By late 1953, the French army had lost the initiative in its fight to retain the nation’s colony in Indochina. A Vietnamese insurgency controlled much of the countryside and was steadily increasing in strength. In some seven years of fighting, the Viet Minh had grown from a small, nimble guerrilla force into a disciplined army of a half-dozen divisions, supplied by the Chinese Communists, who had won their own war against Chiang Kai-shek’s Nationalist forces.
The French were facing defeat in Indochina, a defeat that would represent one more stain on the honor of an army once the envy of all Europe. France had suffered hideous casualties in World War I, the result of a strategy so inept and leadership so brutally insensitive that after one failed campaign about half the army had mutinied. In the mythic battle of that war, Verdun (see P. 56), the French had held on. But the repercussions of that battle, with its 400,000 French casualties, mired the nation and, indeed, the army in a defensive stance that bordered on defeatism and led to construction of the static Maginot Line; in 1940 German armor had made short work of the French army that manned it.
Now, in Indochina, the French army was eager to reclaim la gloire, and it believed it had the necessary troops, particularly paratroopers and legionnaires. The government back in Paris was less sure.
The army needed a bold plan. What General Henri Navarre, commander of French forces in Indochina, conceived was audacious: The French would build a fortified airhead in a valley near the Laotian border, some 200 miles from Hanoi. This advance base would lie within striking distance of three main enemy supply routes and other targets. If the enemy should try to eliminate the threat by a direct attack, it would spark the set-piece battle on open terrain for which the French command longed. They had the aircraft, and given their superiority in artillery, the battle would have to go their way.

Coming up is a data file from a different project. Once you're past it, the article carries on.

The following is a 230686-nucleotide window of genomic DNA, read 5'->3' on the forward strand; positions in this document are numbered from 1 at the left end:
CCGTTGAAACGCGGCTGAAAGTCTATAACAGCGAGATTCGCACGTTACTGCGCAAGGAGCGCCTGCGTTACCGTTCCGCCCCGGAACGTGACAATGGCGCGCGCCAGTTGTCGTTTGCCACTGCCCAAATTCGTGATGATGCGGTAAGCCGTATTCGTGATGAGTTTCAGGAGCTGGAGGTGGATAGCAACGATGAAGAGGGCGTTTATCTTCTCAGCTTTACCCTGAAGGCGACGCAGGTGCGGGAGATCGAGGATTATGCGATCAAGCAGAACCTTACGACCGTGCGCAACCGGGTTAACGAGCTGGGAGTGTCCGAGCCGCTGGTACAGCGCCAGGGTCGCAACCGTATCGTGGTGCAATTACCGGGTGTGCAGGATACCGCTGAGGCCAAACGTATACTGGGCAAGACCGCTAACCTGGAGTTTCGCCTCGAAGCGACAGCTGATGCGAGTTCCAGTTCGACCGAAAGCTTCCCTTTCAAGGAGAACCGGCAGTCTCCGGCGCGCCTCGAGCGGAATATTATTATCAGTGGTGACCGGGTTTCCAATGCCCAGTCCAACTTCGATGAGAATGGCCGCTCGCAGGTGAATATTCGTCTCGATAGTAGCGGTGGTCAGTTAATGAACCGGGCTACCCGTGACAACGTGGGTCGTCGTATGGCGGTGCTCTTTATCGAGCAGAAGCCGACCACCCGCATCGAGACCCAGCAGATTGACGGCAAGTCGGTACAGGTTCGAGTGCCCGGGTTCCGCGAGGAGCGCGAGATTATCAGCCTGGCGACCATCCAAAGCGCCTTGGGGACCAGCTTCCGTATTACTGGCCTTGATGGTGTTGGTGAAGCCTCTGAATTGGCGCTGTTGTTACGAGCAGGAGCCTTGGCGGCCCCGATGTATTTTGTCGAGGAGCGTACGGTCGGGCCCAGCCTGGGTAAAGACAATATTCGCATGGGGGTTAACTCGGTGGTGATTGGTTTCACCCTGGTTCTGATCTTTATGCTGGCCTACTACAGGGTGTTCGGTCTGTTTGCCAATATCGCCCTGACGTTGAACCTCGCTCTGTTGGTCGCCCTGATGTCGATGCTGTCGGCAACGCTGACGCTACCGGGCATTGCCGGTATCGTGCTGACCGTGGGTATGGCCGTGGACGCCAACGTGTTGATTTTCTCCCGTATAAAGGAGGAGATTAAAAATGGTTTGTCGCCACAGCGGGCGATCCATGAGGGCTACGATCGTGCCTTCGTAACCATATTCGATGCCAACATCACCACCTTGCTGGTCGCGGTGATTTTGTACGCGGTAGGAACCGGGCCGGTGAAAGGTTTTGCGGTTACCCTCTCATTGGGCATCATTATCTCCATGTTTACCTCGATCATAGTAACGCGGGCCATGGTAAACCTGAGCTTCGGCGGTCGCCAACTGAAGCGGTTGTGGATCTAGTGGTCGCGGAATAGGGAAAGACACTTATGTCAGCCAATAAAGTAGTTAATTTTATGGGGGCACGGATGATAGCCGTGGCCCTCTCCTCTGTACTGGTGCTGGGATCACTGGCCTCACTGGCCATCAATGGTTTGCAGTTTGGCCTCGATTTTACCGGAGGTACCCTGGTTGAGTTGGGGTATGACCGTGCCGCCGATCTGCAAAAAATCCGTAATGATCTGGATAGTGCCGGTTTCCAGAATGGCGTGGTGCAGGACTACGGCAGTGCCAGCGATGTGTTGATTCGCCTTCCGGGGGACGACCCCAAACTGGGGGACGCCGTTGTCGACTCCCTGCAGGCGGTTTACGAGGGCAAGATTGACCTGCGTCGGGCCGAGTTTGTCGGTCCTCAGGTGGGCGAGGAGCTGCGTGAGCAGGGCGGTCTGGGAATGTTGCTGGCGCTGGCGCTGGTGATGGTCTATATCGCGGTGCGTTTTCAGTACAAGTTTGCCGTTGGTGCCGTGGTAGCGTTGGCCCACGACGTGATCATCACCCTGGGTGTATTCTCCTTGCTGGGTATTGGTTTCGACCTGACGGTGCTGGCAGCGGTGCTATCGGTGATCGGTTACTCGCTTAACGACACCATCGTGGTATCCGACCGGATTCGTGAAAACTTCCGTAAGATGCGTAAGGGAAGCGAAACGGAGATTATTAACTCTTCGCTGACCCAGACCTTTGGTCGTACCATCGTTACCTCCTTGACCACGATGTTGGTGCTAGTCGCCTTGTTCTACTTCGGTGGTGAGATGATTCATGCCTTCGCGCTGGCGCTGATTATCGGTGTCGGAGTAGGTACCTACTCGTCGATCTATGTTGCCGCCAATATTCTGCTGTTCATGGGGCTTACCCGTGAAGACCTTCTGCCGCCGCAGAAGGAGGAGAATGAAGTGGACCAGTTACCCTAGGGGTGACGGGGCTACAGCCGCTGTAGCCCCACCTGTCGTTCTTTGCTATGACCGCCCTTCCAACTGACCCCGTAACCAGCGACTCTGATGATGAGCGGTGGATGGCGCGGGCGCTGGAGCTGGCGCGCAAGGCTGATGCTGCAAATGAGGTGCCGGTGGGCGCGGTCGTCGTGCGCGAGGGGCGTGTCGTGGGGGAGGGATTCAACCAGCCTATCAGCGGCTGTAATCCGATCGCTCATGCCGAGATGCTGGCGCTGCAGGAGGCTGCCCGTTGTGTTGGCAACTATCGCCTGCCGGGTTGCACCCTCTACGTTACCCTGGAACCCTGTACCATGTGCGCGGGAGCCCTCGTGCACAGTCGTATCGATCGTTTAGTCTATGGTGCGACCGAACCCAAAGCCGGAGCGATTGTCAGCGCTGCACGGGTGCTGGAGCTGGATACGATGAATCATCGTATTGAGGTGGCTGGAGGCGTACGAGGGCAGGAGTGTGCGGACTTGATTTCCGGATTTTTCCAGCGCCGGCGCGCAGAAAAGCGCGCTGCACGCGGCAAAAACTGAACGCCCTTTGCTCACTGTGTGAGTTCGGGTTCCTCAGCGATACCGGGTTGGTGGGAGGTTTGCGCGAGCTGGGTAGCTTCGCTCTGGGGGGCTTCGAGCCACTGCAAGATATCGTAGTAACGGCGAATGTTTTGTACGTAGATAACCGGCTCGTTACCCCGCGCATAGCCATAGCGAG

In November 1953, the first French troops arrived by parachute and chased off Viet Minh units training in the area. The French improved the existing airstrip, then began a buildup of troops and supplies, including a dozen tanks disassembled for air transport and then reassembled back on the ground. With a force of more than 15,000 troops, they also established a chain of strongpoints around the perimeter. It was rumored the French named the strongpoints—Anne-Marie, Beatrice, Claudine, et. al—after the commanding generals’ mistresses.
The strongpoints anchored a perimeter of some 40 miles —too much ground for just six battalions to hold. But the French were counting on superior firepower. Their artillery commander, Colonel Charles Piroth, who had lost an arm in prior combat in Indochina, had assured both himself and his superiors that enemy artillery was no threat. French counter-battery fire would suppress any Viet Minh artillery that made it through the jungle to the battlefield. The airfield would remain open, enabling resupply by American-made C-47 and C-119 transports.
On March 13, 1954—almost four months after the first paratroopers had jumped into Dien Bien Phu—Viet Minh artillery opened fire on Beatrice. Until then, the campaign had comprised inconclusive sorties that had cost the French more than 1,000 casualties. But they retained control of the valley, and the airfield remained open. The attack on Beatrice marked a shift to a different kind of warfare—a siege. Piroth’s guns were impotent against the Viet Minh artillery dug in on the heights. On March 15, he committed suicide with a hand grenade.
For two months, the Viet Minh dug toward French lines under the cover of artillery fire the French could not suppress—not with counter-battery fire and not with airstrikes. This mode of combat marked the furthest thing from modern mobile warfare. It was Verdun all over again. And again the French soldier fought furiously and desperately—this time to defeat.
French losses at Dien Bien Phu totaled 2,293 killed, 5,195 wounded and 10,998 captured. Viet Minh casualties exceeded 23,000. With the battle lost in early May, the French government agreed, at Geneva, to a peace that led to creation of an independent Vietnam, partitioned into North and South. Unification was forcibly accomplished 21 years later when an army commanded by Vo Nguyen Giap—the same general who led Viet Minh forces at Dien Bien Phu—rolled into Saigon.
Fifty-five years after the French defeat, Dien Bien Phu remains a popular destination for international visitors. Accessible by weekly flights from Hanoi, it has grown into a modern town with paved roads, a hotel and a small but impressive museum displaying equipment, weapons and uniforms of both sides. While rice paddies have reclaimed the westernmost outposts, Françoise and Huguette, visitors may tour Dominique, Elaine, Isabelle, the former command bunker and the cemetery containing the French dead. All the main battle positions are maintained in their immediate post-battle condition.
With its defeat at Dien Bien Phu, the French army—the army of Valmy, Austerlitz and, yes, Verdun—passed into history.
Originally published in the January 2010 issue of Military History. To subscribe, click here.